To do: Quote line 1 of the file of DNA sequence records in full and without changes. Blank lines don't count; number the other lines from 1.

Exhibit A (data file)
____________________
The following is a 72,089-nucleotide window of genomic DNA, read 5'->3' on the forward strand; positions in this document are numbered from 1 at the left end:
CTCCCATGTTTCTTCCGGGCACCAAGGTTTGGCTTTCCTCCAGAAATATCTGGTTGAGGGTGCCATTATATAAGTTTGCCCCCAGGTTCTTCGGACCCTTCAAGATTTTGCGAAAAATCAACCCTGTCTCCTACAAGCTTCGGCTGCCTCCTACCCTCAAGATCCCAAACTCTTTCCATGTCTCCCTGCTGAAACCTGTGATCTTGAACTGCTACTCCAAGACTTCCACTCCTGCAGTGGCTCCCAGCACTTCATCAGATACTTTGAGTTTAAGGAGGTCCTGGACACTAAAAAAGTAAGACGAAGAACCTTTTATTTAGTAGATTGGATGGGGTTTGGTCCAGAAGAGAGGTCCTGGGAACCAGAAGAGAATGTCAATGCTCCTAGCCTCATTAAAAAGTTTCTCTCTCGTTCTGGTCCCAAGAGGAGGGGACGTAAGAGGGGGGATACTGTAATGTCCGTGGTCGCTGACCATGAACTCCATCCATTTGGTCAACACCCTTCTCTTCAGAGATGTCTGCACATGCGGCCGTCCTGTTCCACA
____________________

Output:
The following is a 72,089-nucleotide window of genomic DNA, read 5'->3' on the forward strand; positions in this document are numbered from 1 at the left end: